SMARTER soundproofing will be required now that noise control is no longer a subjectively defined 'frill' in the building process, but rather a quantified set of demands laid down by the Building Code of Australia (BCA) 2004, in force from May 2004.
This is the claim of Australia's Pyrotek Soundguard , who advise that the new demands apply not only to all new buildings (including boarding houses, hostels, guest houses, hotels, motels, apartments, flats, aged care buildings, townhouses, terrace and other "attached" houses), but also to new building work in existing buildings and "change of use" of existing buildings.
"The scope of BCA demands has also been extended, now including the level of airborne noise tolerated through separating walls and floors of adjoining dwellings, minimum impact sound insulation and a sound insulation requirement for ducting, water supply and stormwater pipework," says Soundguard's Philip Cadwallen.
"The performance provisions of the new BCA are quite tightly specified and must either by field-tested for compliance or subjected to 'Deemed-to-Satisfy' approaches, which include sighting results of laboratory testing proving that the wall/floor systems used actually do achieve the laid-down performance."
According to Cadwallen, Soundguard routinely provides such results to satisfy this requirement for the three main soundproofing materials - Wavebar, Silentstep and Soundlag 4525C- needed to cover all three of the above-mentioned specified categories of demand.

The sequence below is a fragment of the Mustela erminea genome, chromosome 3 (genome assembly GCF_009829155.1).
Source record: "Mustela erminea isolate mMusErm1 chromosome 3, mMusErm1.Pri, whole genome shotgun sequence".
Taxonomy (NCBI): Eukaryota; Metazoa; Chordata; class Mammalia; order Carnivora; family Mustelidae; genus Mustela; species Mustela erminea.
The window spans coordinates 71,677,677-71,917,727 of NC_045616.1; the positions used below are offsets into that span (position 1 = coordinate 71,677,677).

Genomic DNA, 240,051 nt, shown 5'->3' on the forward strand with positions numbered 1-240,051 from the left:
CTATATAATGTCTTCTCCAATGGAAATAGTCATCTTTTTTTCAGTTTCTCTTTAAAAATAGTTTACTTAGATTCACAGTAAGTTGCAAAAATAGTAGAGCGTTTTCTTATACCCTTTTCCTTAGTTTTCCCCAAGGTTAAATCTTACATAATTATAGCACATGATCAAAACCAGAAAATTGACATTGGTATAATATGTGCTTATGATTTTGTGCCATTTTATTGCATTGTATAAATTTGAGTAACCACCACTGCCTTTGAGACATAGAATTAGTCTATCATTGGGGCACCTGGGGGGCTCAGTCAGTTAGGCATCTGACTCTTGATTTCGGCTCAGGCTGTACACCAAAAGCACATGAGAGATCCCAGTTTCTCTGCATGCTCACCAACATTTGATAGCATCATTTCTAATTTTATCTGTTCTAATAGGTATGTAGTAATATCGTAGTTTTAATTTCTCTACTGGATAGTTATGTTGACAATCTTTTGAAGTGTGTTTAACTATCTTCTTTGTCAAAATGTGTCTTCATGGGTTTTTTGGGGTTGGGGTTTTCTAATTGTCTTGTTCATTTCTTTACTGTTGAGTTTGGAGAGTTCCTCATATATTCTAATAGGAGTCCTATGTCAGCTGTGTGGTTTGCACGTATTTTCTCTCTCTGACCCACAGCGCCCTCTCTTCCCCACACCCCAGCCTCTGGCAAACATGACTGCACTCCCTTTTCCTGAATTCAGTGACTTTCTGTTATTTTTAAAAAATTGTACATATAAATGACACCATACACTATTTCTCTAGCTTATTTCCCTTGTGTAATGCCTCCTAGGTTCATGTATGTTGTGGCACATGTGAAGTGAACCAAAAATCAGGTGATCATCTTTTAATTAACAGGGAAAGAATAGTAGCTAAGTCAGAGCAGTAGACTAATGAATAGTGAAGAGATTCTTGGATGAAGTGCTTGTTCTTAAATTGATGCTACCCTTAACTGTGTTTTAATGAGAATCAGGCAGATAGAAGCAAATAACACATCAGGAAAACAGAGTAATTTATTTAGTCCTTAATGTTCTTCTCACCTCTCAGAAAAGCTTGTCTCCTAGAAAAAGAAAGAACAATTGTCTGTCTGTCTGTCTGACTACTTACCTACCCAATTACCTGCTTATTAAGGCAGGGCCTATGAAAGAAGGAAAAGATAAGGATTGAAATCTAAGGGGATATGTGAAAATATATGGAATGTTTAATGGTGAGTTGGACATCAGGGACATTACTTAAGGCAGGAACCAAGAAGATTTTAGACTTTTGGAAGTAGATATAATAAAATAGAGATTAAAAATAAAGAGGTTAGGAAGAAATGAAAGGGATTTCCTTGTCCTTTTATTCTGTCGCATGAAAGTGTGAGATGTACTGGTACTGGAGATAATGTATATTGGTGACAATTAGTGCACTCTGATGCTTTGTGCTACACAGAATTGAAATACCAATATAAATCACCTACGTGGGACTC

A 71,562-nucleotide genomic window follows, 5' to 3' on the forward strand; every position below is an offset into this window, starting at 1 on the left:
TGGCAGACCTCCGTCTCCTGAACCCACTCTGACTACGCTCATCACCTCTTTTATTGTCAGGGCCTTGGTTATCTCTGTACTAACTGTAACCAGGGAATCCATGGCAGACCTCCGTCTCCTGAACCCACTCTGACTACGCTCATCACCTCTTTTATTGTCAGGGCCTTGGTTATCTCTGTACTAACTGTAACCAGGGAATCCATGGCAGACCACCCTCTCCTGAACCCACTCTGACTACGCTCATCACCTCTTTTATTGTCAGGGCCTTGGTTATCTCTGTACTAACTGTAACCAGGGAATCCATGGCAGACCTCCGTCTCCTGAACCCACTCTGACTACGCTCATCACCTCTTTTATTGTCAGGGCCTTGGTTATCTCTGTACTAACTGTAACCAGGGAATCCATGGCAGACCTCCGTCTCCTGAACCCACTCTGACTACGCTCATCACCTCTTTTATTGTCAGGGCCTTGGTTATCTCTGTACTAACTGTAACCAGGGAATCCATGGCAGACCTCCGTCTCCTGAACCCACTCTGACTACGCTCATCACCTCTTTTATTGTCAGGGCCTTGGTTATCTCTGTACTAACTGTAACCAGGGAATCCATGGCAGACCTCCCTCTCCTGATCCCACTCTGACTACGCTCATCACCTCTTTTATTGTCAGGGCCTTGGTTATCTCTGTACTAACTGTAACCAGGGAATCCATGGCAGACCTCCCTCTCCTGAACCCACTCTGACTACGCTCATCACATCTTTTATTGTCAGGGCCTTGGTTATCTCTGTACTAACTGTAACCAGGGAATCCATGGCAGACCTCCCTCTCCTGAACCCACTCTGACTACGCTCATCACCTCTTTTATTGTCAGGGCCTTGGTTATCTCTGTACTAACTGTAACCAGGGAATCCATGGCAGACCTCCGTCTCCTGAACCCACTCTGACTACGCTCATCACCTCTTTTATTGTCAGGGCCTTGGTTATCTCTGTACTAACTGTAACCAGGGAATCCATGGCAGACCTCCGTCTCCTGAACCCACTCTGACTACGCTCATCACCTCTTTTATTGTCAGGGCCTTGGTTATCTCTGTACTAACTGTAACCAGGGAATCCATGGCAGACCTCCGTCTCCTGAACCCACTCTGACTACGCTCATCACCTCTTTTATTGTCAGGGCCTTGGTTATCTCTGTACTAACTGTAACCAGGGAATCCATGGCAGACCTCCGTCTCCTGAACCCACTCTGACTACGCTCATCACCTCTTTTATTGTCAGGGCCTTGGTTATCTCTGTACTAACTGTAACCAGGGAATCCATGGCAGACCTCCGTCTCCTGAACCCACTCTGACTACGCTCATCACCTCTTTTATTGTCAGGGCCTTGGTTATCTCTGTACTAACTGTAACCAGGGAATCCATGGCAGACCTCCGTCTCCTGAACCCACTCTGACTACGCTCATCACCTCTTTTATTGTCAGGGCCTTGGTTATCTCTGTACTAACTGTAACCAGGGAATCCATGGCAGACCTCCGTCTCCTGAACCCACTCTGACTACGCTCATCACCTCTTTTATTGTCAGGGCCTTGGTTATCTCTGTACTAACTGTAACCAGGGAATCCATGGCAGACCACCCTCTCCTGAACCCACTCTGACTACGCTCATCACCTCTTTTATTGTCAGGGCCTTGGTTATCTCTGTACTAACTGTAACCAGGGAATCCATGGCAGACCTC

"Wavebar is so well known in construction and architectural circles that it is widely used as the generic term for flexible barium-loaded acoustic insulation, wherein the barium layer acts as a heavily-damped membrane absorbing more sound energy, particularly at the hard-to-stop lower frequencies.
"As proof of its performance, Wavebar was used as the noise barrier in the cladding of the forced and induction fans of Wallerang, Liddell, Loy Yang and Torrens Island where it cut noise down to 81.5 dBA compared with other measures which couldn't even get near the 85 dBA maximum required. Its use in the Newcastle Entertainment Centre led to the development of Wavebar Quadzero, meeting a demand for a product scoring zero on all four fire retardancy indexes," says Cadwallen.
"Silentstep for floors, on the other hand, uses high quality Airstep rubber underlay combined with a highly flexible loaded vinyl to achieve an Rw of 28 and is effective against both impact and airborne noises. Its use in a Sydney hotel cut the noise in a room alongside where DJs play loud music by up to 85 per cent as determined by an acoustic engineer engaged by hotel management.
"Last of the trio, Soundlag 4525C, was developed by qualified acoustic engineers, working from National Acoustic Laboratories tests, into a system designed to meet Rw45. Our soundproofing development team achieve this by sandwiching 28 mm of convoluted hydrolysis-resistant acoustic foam with a flexible loaded vinyl and a tough protective layer of reinforced foil that has a Four Zero fire rating.
"There are literally hundreds of different materials and systems available in the Soundguard range. But these are the trio destined to play the major role in meeting the new requirements of a tougher BCA, especially when coupled with sound advice from Soundguard direct or, 24/7, via our interactive product auto-selector at www.soundguard.com.au," Cadwallen concludes.
The new BCA provisions have been adopted by all States and Territories except, for the present, Queensland, WA and NT.